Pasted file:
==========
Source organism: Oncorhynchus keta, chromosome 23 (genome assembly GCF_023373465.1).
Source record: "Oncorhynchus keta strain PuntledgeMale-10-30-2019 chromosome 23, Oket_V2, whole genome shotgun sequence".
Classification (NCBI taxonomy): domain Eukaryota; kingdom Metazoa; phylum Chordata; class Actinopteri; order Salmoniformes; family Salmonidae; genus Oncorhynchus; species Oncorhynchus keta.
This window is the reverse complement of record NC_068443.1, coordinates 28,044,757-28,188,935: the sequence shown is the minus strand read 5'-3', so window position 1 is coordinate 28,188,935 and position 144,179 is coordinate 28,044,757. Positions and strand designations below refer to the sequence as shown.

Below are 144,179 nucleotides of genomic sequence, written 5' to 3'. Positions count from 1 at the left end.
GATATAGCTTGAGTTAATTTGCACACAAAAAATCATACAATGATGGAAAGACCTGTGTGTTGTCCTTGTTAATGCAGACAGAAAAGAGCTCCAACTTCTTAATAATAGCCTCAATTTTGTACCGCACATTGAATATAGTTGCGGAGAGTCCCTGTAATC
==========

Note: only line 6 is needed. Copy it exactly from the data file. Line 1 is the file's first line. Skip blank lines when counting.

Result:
GATATAGCTTGAGTTAATTTGCACACAAAAAATCATACAATGATGGAAAGACCTGTGTGTTGTCCTTGTTAATGCAGACAGAAAAGAGCTCCAACTTCTTAATAATAGCCTCAATTTTGTACCGCACATTGAATATAGTTGCGGAGAGTCCCTGTAATC